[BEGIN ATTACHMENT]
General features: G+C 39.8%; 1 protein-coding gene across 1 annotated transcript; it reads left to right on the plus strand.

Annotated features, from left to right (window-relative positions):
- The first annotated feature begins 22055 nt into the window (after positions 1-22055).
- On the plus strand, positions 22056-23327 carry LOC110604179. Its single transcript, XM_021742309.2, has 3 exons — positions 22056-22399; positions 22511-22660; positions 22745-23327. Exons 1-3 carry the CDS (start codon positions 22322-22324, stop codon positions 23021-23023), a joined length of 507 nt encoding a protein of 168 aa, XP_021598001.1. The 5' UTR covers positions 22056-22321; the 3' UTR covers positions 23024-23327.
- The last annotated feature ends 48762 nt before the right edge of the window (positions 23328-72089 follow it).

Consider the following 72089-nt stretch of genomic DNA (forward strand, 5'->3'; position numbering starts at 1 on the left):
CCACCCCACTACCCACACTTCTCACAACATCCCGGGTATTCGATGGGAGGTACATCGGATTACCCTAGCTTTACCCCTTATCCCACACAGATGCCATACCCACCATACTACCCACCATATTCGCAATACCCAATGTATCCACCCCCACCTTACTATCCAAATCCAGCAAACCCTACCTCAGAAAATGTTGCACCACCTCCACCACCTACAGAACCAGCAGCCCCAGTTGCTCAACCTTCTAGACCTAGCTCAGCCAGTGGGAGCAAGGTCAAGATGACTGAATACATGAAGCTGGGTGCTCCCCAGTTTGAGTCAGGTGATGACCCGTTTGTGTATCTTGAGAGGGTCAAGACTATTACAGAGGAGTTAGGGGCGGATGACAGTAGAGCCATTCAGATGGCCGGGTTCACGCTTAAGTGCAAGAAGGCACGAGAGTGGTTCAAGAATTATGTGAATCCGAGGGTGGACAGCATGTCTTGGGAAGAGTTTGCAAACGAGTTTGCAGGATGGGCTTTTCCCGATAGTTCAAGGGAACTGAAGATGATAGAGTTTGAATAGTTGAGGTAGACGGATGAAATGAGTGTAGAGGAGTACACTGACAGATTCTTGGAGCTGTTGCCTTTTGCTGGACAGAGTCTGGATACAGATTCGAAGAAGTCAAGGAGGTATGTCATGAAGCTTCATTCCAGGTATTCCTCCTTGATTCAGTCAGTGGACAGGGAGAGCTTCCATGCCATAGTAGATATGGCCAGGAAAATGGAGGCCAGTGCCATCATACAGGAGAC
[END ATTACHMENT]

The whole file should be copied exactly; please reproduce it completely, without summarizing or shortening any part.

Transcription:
General features: G+C 39.8%; 1 protein-coding gene across 1 annotated transcript; it reads left to right on the plus strand.

Annotated features, from left to right (window-relative positions):
- The first annotated feature begins 22055 nt into the window (after positions 1-22055).
- On the plus strand, positions 22056-23327 carry LOC110604179. Its single transcript, XM_021742309.2, has 3 exons — positions 22056-22399; positions 22511-22660; positions 22745-23327. Exons 1-3 carry the CDS (start codon positions 22322-22324, stop codon positions 23021-23023), a joined length of 507 nt encoding a protein of 168 aa, XP_021598001.1. The 5' UTR covers positions 22056-22321; the 3' UTR covers positions 23024-23327.
- The last annotated feature ends 48762 nt before the right edge of the window (positions 23328-72089 follow it).

Consider the following 72089-nt stretch of genomic DNA (forward strand, 5'->3'; position numbering starts at 1 on the left):
CCACCCCACTACCCACACTTCTCACAACATCCCGGGTATTCGATGGGAGGTACATCGGATTACCCTAGCTTTACCCCTTATCCCACACAGATGCCATACCCACCATACTACCCACCATATTCGCAATACCCAATGTATCCACCCCCACCTTACTATCCAAATCCAGCAAACCCTACCTCAGAAAATGTTGCACCACCTCCACCACCTACAGAACCAGCAGCCCCAGTTGCTCAACCTTCTAGACCTAGCTCAGCCAGTGGGAGCAAGGTCAAGATGACTGAATACATGAAGCTGGGTGCTCCCCAGTTTGAGTCAGGTGATGACCCGTTTGTGTATCTTGAGAGGGTCAAGACTATTACAGAGGAGTTAGGGGCGGATGACAGTAGAGCCATTCAGATGGCCGGGTTCACGCTTAAGTGCAAGAAGGCACGAGAGTGGTTCAAGAATTATGTGAATCCGAGGGTGGACAGCATGTCTTGGGAAGAGTTTGCAAACGAGTTTGCAGGATGGGCTTTTCCCGATAGTTCAAGGGAACTGAAGATGATAGAGTTTGAATAGTTGAGGTAGACGGATGAAATGAGTGTAGAGGAGTACACTGACAGATTCTTGGAGCTGTTGCCTTTTGCTGGACAGAGTCTGGATACAGATTCGAAGAAGTCAAGGAGGTATGTCATGAAGCTTCATTCCAGGTATTCCTCCTTGATTCAGTCAGTGGACAGGGAGAGCTTCCATGCCATAGTAGATATGGCCAGGAAAATGGAGGCCAGTGCCATCATACAGGAGAC